More Passengers of the Ship Titanic Could Have Been Saved
Some survivors of Titanic are climbing up to get on board the ship Carpathia (photo from StumbleUpon. Sept. 19,2014)
Some potential rescuers did not receive call for help
Two factors could have saved a lot of the passengers of Titanic from drowning. One, enough or a surplus of lifeboat space, and two, uninterrupted manning of the radio unit.
The radio unit in a ship was a novelty. It was one of the inventions of Guglielmo Marconi. It was an application of electromagnetic waves that were first discovered by Michael Faraday.
To recall, Faraday, an English chemist and physicist, discovered electromagnetism. He invented the first dynamo, a device that produces electricity. He formulated laws of electricity.
Clerck Maxwell converted Faraday's laws into mathematical formula. He added some formula of his own. Derived from the combined Faraday and Maxwell formula, Maxwell predicted that electromagnetism produced in one place can be replicated in another place through space (Campbell, N. What Is Science?. 1921). That is, without a medium like ether. However, Maxwell did not have the device to test his prediction.
Eight years after Maxwell made his prediction, Heinrich Hertz came up with a device, the coherer. Hertz found the prediction true.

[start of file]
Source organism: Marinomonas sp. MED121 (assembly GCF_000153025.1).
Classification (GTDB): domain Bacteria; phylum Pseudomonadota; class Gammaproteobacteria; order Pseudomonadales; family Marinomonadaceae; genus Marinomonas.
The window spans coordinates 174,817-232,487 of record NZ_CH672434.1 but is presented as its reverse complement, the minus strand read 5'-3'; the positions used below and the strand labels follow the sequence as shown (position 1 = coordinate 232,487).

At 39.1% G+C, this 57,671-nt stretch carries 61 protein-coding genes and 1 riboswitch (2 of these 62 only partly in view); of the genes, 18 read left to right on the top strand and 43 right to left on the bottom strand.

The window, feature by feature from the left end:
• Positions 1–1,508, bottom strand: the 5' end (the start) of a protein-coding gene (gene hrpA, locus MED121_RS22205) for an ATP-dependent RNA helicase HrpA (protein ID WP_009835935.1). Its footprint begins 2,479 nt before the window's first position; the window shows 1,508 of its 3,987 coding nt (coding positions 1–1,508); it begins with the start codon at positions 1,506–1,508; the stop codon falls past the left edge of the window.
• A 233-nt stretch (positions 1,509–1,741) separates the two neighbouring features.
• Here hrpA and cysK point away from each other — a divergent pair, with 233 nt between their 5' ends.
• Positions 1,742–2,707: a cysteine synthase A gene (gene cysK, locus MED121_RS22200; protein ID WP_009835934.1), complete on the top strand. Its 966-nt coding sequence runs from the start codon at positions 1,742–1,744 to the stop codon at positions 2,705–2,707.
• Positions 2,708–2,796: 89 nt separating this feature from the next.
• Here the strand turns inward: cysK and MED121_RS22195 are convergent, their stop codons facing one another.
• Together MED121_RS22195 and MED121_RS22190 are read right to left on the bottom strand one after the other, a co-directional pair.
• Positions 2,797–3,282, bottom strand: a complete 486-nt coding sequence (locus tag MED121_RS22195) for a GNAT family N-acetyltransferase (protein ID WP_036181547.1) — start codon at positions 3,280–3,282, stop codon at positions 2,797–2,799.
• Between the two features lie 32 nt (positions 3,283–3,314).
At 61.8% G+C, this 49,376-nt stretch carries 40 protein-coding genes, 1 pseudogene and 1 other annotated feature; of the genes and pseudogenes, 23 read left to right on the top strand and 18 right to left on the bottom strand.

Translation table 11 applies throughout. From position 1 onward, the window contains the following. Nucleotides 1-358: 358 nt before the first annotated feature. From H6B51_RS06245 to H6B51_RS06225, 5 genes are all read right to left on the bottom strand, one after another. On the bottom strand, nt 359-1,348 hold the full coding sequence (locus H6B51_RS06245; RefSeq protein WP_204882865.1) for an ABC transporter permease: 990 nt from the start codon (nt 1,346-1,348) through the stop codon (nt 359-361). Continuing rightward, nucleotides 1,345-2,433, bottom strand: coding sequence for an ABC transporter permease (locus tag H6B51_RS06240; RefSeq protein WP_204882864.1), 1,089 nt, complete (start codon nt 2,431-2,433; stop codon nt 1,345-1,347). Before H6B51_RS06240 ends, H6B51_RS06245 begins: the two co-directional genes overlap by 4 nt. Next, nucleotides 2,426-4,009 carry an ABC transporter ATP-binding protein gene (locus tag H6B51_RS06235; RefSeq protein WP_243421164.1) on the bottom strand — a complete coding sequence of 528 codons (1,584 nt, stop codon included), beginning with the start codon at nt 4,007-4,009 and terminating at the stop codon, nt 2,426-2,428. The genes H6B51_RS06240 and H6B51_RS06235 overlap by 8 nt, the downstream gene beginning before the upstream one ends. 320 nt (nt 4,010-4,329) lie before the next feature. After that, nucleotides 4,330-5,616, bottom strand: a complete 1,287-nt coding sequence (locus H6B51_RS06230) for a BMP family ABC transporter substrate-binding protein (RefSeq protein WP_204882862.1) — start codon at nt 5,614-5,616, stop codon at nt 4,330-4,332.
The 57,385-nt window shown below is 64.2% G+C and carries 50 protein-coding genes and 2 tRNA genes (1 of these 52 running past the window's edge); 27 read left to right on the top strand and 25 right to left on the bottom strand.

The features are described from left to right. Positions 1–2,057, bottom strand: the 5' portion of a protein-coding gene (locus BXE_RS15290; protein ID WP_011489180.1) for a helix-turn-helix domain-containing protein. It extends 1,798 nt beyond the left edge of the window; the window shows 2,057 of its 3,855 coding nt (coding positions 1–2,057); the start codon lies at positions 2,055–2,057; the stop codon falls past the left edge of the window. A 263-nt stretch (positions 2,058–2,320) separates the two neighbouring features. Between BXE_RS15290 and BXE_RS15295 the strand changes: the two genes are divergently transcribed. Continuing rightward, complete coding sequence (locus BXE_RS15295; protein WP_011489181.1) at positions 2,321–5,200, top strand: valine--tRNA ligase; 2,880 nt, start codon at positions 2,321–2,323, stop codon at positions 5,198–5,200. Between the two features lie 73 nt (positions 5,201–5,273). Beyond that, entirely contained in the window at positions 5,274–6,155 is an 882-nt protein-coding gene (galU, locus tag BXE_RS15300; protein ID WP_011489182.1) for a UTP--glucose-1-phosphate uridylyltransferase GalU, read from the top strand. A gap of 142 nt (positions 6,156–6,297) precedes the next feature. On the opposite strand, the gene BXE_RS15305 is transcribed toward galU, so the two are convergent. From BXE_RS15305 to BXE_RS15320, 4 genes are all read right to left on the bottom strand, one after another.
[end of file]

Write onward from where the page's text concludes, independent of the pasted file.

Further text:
Marconi was fascinated by electromagnetism and Hertz's coherer. He improved upon it. However, his father did not approve of his fascination with science. When support for his hobby in Italy (his father was an Italian, his mother an Irish) was exhausted Marconi went to London, England where his uncle was employed in an electric company. There Marconi went on with his experiments to find ways by which he could extend the reach of electromagnetic waves to far distances. He was able to produce electromagnetic waves that were transmitted and received over the Atlantic ocean.
One of Marconi's inventions is transmission of radio waves to ships at sea. By Morse code, a radio unit in a ship could receive messages. So ocean-going ships were equipped with radio units. However, this device was a novelty that it was not always attended to.
In 1908, two passenger ships collided in the Atlantic ocean. The crew of other ships, responding to call for help through the radio rescued 1,700 lives (Goldsmith, M. Guglielmo Marconi. 2003).
The Titanic, a luxury ship as tall as a ten-story building, was supposed to be unsinkable. On its maiden voyage from England to New York City on April 14,1912, it hit an iceberg and split across its middle. In two hours and forty minutes the Titanic sunk.
A ship nearby had a radio unit but its crew did not attend to it. The crew did not receive Titanic's call for help. One reason for neglecting the radio could be that it was a novelty. Another ship, the Carpathia, about 90 kilometers away, received the call and arrived at the shipwreck site two hours after the Titanic had sunk. Some passengers were rescued but 1,513 of them drowned (Goldsmith, M. Guglielmo Marconi. 2003:28).
The Titanic had 2,224 passengers. Its lifeboat space was good for only 1,178 people (Encyclopedia Britannica 2009).
New entries as of October 20,2011
Another ship, the S.S. California, came over to the rescue of the Titanic. She made it to the shipwreck site after the arrival of the ship Carpathia. Pictures of it were taken by someone aboard the Carpathia.